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Dateline: Events/Headlines – Week Of January 1, 1973 In News, Pop Culture, Tech, Celebrity, Sports, Entertainment & Fascinating Facts



In The News

Locked Out – President Nixon, a surprise visitor to the White House on New Year’s Day, found himself locked out of his own Oval office. He found a White House policeman who came up with a passkey. The President was on holiday at Camp David.

The Vietnam peace negotiations resume in Paris with no sign of concessions.

Paris - North Vietnam peace negotiator Le Due Tho says that responsibility for concluding a cease-fire agreement or continuing the war “rests entirely with the United States. He said that President Nixon has made an “extremely wrong” calculation in unleashing what he called “the most barbarous and inhuman bombing attacks against Hanoi and Haiphong since the top-level talks broke off last December 13.

American warplanes return to South Vietnam’s skies after a 24-hour New Year’s truce and raids on North Vietnam are expected to continue.

President Nixon meets with congressional leaders, telling them – “we should know fairly quickly next week” if Hanoi is ready to negotiate seriously again or return to a “stalling pattern.”

The White House confirms that President Nixon did not consult any member of Congress before entering the intensive B-52 raids on Hanoi Dec. 18 through the 30th.

President Nixon will ask Congress to reinstate the death penalty for such federal crimes as skyjacking, killing a prison guard and assassination.

Medicare will cost millions 50 cents more beginning July 1 to a new monthly premium of $6.30 – an 8.5% increase over the current rate.

The Democratic National Committee is about to lose its 7-year-lease in the Watergate building, and says it will not renew. A spokesman says they are looking for smaller, less luxurious quarters although they would stay at the Watergate on a month-to-month basis if suitable space were not found by the end of the month. And, the move has nothing to do with the break-in and subsequent events. 


Sex Education – January 1, 1973

Dr. John Money of Johns Hopkins University testifies in Criminal Court in Manhattan that people would be less likely to get divorces if they included films like “Deep Throat” in their sex education. The professor was testifying for the defense in the obscenity proceeding against the film. “If I may use the phrase, it puts an eggbeater in people’s brains,” said the professor.


Sports news – January 1, 1973

Going into Super Bowl VII – Washington is favored by one point over Miami. Some 78 million are expected to watch.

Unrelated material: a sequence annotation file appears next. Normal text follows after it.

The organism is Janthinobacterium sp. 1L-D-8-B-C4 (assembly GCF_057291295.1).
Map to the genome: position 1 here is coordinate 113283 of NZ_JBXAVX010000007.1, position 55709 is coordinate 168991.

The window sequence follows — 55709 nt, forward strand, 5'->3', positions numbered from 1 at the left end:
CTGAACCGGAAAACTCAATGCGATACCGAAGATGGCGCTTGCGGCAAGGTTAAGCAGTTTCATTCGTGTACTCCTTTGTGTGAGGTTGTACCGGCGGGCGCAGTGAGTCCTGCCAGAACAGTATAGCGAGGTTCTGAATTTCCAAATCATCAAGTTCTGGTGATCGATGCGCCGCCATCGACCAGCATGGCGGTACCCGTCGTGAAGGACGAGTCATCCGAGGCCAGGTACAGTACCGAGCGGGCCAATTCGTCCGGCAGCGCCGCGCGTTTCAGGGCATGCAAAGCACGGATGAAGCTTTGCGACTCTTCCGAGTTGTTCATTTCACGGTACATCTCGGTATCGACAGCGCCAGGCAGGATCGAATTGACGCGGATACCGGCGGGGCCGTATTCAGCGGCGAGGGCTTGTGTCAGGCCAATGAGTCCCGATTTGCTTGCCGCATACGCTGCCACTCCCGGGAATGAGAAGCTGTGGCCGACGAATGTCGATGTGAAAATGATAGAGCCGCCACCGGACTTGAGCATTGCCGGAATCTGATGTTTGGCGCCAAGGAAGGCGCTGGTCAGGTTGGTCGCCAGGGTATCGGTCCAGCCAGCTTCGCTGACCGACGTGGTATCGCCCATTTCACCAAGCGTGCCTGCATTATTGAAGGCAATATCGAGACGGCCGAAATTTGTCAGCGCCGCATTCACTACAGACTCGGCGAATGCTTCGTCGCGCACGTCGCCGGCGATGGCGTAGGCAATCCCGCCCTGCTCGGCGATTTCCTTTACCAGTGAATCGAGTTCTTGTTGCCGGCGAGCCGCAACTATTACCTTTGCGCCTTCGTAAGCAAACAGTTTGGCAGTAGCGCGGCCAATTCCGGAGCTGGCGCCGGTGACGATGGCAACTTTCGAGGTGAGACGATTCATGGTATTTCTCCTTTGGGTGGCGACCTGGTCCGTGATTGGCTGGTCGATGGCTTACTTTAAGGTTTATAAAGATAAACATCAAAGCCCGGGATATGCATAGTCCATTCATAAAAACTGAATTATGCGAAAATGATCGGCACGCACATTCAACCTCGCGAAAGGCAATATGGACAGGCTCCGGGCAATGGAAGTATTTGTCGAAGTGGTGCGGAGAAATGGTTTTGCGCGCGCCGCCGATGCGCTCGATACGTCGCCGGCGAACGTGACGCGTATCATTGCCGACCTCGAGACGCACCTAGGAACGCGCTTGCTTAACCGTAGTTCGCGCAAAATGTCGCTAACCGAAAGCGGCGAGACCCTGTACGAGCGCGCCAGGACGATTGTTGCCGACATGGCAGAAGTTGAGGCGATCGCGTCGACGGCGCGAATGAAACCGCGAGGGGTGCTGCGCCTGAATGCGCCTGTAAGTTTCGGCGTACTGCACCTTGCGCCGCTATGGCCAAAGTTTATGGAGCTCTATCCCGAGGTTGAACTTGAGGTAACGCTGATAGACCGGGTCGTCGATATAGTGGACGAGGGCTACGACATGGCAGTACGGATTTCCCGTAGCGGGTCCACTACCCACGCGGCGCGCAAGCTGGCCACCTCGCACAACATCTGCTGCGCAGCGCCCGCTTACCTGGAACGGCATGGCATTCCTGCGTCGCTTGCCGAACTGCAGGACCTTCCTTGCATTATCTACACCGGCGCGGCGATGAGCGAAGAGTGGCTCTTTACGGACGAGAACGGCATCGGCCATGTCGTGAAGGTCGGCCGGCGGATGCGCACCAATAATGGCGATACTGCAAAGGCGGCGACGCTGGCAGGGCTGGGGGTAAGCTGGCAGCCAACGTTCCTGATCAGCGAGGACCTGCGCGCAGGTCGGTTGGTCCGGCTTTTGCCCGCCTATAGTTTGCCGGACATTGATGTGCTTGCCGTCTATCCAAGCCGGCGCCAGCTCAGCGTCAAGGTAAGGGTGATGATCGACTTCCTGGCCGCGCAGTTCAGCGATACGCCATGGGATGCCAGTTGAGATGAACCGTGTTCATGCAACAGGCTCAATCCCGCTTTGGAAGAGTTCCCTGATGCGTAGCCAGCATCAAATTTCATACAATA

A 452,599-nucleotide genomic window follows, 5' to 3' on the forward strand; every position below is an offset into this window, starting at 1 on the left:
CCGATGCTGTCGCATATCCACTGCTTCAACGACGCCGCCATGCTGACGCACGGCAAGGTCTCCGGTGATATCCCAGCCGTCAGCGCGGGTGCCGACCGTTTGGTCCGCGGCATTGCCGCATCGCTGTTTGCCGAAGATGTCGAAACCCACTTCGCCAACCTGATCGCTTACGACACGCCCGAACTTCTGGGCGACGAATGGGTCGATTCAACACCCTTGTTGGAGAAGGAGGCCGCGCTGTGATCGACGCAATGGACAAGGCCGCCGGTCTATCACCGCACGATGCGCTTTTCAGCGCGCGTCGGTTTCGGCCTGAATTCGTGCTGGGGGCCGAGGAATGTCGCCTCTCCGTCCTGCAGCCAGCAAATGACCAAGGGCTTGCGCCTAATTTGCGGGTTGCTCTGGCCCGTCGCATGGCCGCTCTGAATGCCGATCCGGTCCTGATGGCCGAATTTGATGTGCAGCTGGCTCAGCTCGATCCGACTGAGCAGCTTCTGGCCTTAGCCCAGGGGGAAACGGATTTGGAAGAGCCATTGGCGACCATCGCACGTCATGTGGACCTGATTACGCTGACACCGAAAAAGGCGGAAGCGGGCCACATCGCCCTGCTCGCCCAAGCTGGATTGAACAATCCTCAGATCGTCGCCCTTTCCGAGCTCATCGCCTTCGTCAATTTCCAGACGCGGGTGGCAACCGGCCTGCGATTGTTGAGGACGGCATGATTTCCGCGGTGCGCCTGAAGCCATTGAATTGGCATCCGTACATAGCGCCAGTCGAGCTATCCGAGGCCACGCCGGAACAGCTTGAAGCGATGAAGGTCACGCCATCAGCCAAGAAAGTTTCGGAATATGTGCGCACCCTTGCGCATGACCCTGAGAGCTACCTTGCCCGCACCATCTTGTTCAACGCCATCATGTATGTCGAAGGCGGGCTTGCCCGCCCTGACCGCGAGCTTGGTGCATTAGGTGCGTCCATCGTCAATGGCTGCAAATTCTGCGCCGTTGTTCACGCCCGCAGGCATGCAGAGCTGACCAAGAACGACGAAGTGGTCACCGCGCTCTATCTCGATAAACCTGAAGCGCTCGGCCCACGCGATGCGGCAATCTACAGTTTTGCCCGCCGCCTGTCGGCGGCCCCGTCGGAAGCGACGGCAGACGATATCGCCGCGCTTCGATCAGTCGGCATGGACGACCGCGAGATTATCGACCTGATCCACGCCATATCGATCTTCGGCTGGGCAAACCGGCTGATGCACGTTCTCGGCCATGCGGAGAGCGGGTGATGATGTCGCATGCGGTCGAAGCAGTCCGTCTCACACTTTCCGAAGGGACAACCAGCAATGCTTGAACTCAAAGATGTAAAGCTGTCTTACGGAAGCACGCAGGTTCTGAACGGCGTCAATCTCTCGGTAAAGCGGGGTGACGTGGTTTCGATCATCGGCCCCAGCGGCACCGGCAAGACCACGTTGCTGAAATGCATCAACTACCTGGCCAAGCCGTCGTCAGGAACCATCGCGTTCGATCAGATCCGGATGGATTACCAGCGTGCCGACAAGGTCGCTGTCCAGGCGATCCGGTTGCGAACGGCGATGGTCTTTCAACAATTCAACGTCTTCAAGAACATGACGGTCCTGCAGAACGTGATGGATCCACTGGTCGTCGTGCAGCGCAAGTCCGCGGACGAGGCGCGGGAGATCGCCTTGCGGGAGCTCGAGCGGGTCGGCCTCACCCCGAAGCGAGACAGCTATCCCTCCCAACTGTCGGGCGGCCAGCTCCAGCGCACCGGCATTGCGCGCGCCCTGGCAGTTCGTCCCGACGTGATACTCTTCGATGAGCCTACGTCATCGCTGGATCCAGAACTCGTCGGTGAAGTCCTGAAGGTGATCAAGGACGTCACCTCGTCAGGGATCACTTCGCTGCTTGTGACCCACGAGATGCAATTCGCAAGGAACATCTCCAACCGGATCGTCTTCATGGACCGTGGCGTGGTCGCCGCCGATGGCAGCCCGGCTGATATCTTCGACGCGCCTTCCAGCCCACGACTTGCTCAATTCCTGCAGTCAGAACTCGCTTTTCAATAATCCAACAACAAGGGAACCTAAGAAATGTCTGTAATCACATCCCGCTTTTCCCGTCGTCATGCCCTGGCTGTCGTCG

Bowl Games

Rosebowl -  USC 42  Ohio State 17.

Orangebowl – Nebraska 40  Notre Dame 6

Cottenbowl – Texas 17  Alabama 13


Radio news – January 1, 1973

The Fitzgeralds – anchored by Ed and Pegeen Fitzgerald sign-off for the last time. The show has aired on WOR radio (New York) since 1934.


Top TV shows/Nielsen ratings – January 1, 1973

CBS – 18,3, NBC – 17.8, ABC – 15.5.

Top TV shows in order –

All In The Family – 28.9 and a 48 share.

Hawaii Five-0 – 26.9 – 42 share

Sanford & Son

Marcus Welby

Medical Center

Flip Wilson



Sonny & Cher


Bridge Loves Bernie

Here’s Lucy

Mary Tyler Moore

NBC Monday Movie

Tennessee Ernie Ford Special

Partridge Family


Love American Style

Room 222

Bob Newhart

CBS Thursday Movie


Carol Burnett

Odd Couple


Ghost Story

Doris Day

Dean Martin – 18.5 – 32 share


Television news – January 1, 1973

Beginning this week - PBS will air a different kind of program. The William C. Loud family of Santa Barbara (CA) admitted a camera crew into their home for seven months of day-today filming. The result is “An American Family” – 12 one-hour documentaries. It starts on PBS station WNET and other PBS stations this week. Family members are William and Patricia Loud and their family – Kevin (18), Grant (17), Delilah (15), Lance (20) and Michele (13). (First Reality TV Program).

William F. Buckley Jr. says that he would seek private financial aid to keep his controversial “Firing Line” program on public television despite an apparent decision by PBS to drop the program May 1.

It’s announced that Gene Shalit, a movie and book reviewer, sports columnist and publicity man, will join “Today” replacing Joe Garagiola. Look for him January 15.

ABC agrees to pay $25 million for exclusive United States television rights for the 1976 summer Olympics in Montreal. ABC had paid $13.5 million for the right to televise last summer’s Olympic games from Munich.

Next week  -  ABC introduces “ABC Wide World Of Entertainment” late nights. 

Tuesday ABC presents – “The George Carlin Show” – a one-shot late night airing.


Wednesday night television listings/programs/TV guide – January 1, 1973

CBS – Sonny and Cher, Medical Center, Cannon, Late movie

NBC – Adam-12, Madigan, Search, Tonight

ABC – Paul Lynde, Royal Gala Variety Performance, Alan King, ABC News-At Ease

PBS – Apart from the Crowd, Soul


Royal Gala Variety Performance – Given at the London Palladium featuring songs and entertainment. Stars Liza Minnelli, Lily Tomlin, The Osmonds, Des O’Connor, Roger Moore.

Alan King Looks Back in Anger – A Revue of ’72. Guest – Stiller and Meara, Jack Weston, Johnny Brown, Larry Storch and Rona Barrett Nancy Dussault, and the Joy People.

Tonight Show W/Johnny Carson – Jack Lemmon, Billy Wilder, Ronnie Graham.


Top movies – January 1, 1973

The Getaway – Steve McQueen, Ali MacGraw

Marigolds – Joanne WoodwardDeliverance

Lady Sings The Blues

They Only Kill Their Masters – James Garner, Katharine Ross

Fiddler On The Roof

The Poseidon Adventure

Snow Ball Express

Cesar and Rosalie – Yves Montand, Romy Schneider

Sounder – Cicely Tyson

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